Past Exhibition

The Madonna of the Steps

Andrea produced six of the drawings displayed in the Lower Level North Gallery to prepare his altarpiece known as The Madonna of the Steps, a painting too fragile to travel from its home institution, the Museo del Prado, Madrid. Commissioned probably in the early 1520s by Lorenzo di Bernardo Jacopi (1476–at least 1549), it depicts the Virgin and Child on a set of steps with an angel at right and a male saint at left. He may be St. Matthew, the saint of bankers, suitable to the profession of the patron as a money changer.

The painting’s balanced composition and carefully studied figures give no hint of the substantial changes Andrea made to the composition as he developed it on paper and panel; he certainly continued to work out details in drawings even after he had laid down the initial composition on the panel surface. Though the angel kneeling at right holds a book, he was initially designed to hold a lamb (a symbol of Christ). Two drawings (Study of a Kneeling Figure in Profile to the Left and Studies of Arms, Legs, Hands, and Drapery) show Andrea’s studio model holding a sack, probably a workshop prop that easily stood in for a small creature.

The range in handling of red and black chalk in these sheets and the focused and often repeated study of specific details attest to the intensity of Andrea’s preparation for his painting and suggest the rigor with which he approached, analyzed, and developed his compositions. The drawings could also be reused to prepare other paintings, and they often were.

  • Drawing of a kneeling figure in profile to the left with a separate study of his arm

    Study of a Kneeling Figure in Profile to the Left, ca. 1522
    Red chalk
    10 7/16 x 7 7/8 in. (26.5 x 20 cm)
    Galleria degli Uffizi, Gabinetto Disegni e Stampe, Florence
    Recto
    Courtesy the Ministero dei beni e delle attività culturali e del turismo

    Drawn from a live model (probably one of his garzoni), this sheet prepares the angel at right in The Madonna of the Steps. The mostly nude figure is clothed in the painting with his sleeve rolled into a large bunch at his elbow, and this is anticipated by the study of an arm with a cuffed sleeve. Effects of light and shadow on his muscular back are achieved through rubbing and wetting the chalk, and in quick strokes Andrea renders the figure's right hand resting atop a sack, a stand-in for the lamb that Andrea initially planned for the angel's attribute.

  • Drawing of arms, hands, and legs

    Studies of Arms, Legs, Hands, and Drapery, ca. 1522
    Red and black chalk
    10 3/16 x 7 15/16 in. (25.8 x 20.2 cm)
    Galleria degli Uffizi, Gabinetto Disegni e Stampe, Florence
    Recto
    Courtesy the Ministero dei beni e delle attività culturali e del turismo

    Andrea focuses here on specific details of the same figure that is in his Study of a Kneeling Figure in Profile to the Left. He begins in red chalk with the left arm and rolled sleeve, experiments with foreshortening in the legs, and then uses black chalk (perhaps to signal a next stage in his design process) to compose further studies of arms and hands. Curiously, he produced these black chalk studies facing in both directions.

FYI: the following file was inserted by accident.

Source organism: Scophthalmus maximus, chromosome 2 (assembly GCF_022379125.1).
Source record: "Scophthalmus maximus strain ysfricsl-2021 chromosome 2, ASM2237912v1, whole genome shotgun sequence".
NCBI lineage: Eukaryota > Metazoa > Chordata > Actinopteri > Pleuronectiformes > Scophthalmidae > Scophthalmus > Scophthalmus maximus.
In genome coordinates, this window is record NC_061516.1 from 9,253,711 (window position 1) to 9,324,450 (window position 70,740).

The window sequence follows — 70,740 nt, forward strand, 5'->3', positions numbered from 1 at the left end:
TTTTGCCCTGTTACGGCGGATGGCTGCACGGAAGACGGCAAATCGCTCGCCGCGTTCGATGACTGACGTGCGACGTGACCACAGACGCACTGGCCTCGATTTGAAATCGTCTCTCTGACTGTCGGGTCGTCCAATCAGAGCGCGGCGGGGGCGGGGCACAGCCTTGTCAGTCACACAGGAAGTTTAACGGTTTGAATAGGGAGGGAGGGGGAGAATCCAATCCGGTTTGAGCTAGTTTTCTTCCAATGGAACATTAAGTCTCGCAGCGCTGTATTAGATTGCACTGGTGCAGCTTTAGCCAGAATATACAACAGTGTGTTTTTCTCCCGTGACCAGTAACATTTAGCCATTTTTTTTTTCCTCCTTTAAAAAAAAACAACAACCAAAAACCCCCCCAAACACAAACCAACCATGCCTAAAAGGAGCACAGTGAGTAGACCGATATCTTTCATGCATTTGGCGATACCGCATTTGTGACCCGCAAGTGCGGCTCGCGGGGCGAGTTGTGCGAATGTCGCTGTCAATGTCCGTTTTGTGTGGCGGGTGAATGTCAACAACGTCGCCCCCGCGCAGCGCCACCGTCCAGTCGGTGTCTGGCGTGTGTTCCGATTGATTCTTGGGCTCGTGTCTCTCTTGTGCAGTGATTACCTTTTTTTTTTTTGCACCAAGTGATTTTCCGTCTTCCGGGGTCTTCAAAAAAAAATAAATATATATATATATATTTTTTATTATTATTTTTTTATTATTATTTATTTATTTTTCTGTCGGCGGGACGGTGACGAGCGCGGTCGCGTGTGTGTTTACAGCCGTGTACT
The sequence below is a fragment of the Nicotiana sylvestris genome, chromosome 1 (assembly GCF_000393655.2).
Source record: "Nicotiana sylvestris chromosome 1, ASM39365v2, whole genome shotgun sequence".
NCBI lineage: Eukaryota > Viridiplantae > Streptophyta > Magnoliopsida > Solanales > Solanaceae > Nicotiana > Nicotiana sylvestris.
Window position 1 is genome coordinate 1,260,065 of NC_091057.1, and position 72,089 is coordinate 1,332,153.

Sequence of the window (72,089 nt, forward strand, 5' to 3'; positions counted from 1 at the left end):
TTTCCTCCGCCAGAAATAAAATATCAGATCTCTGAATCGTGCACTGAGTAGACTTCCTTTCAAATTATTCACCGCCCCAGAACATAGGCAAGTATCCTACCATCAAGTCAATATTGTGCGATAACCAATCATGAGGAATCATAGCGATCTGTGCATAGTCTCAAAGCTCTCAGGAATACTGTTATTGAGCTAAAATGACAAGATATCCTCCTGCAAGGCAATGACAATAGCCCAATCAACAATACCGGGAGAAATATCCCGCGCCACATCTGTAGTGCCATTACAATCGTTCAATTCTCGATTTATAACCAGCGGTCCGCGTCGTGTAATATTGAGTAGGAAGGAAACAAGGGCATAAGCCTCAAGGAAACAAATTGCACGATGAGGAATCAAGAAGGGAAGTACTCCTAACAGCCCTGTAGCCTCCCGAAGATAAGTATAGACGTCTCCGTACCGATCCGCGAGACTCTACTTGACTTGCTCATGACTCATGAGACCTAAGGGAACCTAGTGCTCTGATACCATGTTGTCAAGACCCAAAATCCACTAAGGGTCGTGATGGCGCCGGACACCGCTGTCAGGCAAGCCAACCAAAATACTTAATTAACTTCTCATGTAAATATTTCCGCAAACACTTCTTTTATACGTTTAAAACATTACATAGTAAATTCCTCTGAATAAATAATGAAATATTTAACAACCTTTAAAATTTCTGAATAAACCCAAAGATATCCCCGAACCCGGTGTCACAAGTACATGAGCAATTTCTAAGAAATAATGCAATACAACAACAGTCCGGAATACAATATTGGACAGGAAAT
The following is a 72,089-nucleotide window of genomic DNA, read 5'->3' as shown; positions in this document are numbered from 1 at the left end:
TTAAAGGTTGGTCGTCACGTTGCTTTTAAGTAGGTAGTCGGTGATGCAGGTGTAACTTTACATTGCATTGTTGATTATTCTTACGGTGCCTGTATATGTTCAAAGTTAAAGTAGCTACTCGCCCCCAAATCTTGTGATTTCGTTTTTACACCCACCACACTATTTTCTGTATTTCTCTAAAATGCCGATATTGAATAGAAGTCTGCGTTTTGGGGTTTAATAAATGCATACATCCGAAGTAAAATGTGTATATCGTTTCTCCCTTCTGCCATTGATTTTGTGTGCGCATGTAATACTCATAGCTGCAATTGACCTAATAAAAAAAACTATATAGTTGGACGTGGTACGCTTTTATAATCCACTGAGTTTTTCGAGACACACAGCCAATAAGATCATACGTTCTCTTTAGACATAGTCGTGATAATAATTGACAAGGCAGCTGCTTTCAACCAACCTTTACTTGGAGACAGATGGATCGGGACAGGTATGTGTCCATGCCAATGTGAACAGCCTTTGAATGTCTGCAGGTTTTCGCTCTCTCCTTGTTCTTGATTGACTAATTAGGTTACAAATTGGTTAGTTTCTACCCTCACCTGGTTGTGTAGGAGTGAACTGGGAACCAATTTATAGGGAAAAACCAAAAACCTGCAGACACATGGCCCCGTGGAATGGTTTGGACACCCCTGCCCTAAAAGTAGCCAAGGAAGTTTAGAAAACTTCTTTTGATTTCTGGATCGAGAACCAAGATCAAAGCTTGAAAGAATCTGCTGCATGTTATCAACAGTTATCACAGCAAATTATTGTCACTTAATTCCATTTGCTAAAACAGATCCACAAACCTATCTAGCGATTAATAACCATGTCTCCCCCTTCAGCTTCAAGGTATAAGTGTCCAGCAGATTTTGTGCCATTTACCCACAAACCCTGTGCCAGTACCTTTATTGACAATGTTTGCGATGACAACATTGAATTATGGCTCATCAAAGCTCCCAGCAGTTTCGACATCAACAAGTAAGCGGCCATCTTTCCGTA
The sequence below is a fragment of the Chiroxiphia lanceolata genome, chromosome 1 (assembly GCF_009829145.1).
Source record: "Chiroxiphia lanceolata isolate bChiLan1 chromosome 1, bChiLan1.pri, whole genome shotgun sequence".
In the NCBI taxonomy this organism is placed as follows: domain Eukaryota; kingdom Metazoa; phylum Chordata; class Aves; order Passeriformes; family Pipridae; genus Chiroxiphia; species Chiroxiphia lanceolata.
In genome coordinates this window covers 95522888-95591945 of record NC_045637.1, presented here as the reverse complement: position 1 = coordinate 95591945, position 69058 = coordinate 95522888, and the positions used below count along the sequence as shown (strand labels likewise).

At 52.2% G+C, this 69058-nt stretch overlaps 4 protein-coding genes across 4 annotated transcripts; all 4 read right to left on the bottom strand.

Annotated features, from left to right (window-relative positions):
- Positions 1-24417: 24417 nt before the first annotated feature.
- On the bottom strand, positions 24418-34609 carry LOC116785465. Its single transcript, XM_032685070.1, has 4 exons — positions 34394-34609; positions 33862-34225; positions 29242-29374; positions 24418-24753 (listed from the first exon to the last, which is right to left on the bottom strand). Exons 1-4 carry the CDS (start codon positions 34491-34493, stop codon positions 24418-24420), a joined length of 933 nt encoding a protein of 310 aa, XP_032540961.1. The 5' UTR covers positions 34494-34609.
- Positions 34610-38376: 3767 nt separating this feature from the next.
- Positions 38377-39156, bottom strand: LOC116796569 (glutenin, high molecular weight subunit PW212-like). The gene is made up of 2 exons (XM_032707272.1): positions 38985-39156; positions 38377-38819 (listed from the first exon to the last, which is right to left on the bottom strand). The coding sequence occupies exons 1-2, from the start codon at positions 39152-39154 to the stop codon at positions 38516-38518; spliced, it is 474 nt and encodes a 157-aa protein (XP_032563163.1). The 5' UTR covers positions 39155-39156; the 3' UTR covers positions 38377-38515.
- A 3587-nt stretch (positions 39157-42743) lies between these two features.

• Drawing of drapery on a kneeling figure

    Drapery Study, ca. 1522
    Black chalk
    6 1/2 x 6 3/8 in. (16.5 x 16.2 cm)
    Galleria degli Uffizi, Gabinetto Disegni e Stampe, Florence
    Recto
    Courtesy the Ministero dei beni e delle attività culturali e del turismo

    In preparing the figure of the kneeling Virgin in The Madonna of the Steps, Andrea uses a combination of short and long hatching lines to render the folds and fall of garments as they bunch around the lower body and tumble forward and down the steps. The blank vertical field just left of the knee is a placeholder for the leg of the Christ child, which occupies this spot in the painting.

  • Drawing of a young man's face looking to the left

    Head of a Youth in Profile, ca. 1522
    Red chalk
    8 1/4 x 5 1/8 in. (21 x 13 cm)
    The Ashmolean Museum, Oxford; bequeathed by Dr. Gerhard Weiler, 1995
    © Ashmolean Museum, University of Oxford

    This sheet relates to the head of the angel in The Madonna of the Steps. Several strokes of chalk explore the curve of the figure's chin and bump of his Adam's apple as he extends his neck to look upward and slightly to his right, with parted lips. The drawing represents the particular challenge of creating an expressive profile in a figure turned away from the viewer.

  • Drawing of a child's face

    Studies of the Head of an Infant, ca. 1522
    Red chalk
    9 3/4 x 7 1/4 in. (24.8 x 18.4 cm)
    Galleria degli Uffizi, Gabinetto Disegni e Stampe, Florence
    Recto
    Courtesy the Ministero dei beni e delle attività culturali e del turismo

    This head study prepares the face of the Christ child at the center of The Madonna of the Steps and features a subsidiary drawing focused on his slightly more puckered lips. The child's smooth flesh and rosy, plump cheeks are achieved by stumping (rubbing with an instrument) and applying a wetted brush over chalk hatching.

  • Drawing of a child standing with arms extended to the right

    Study of a Child with Arms Extended, ca. 1522
    Red chalk
    9 13/16 x 6 5/16 in. (25 x 16.1 cm)
    Galleria degli Uffizi, Gabinetto Disegni e Stampe, Florence
    Courtesy the Ministero dei beni e delle attività culturali e del turismo

    Firm contours establish the pose of the infant Christ in The Madonna of the Steps. A second sketch concentrates on rendering a fuller, softer belly. The handwriting in ink bleeding through from the paper's other side — impossible to read because the sheet is laid down — underscores the function of these sheets as workshop material.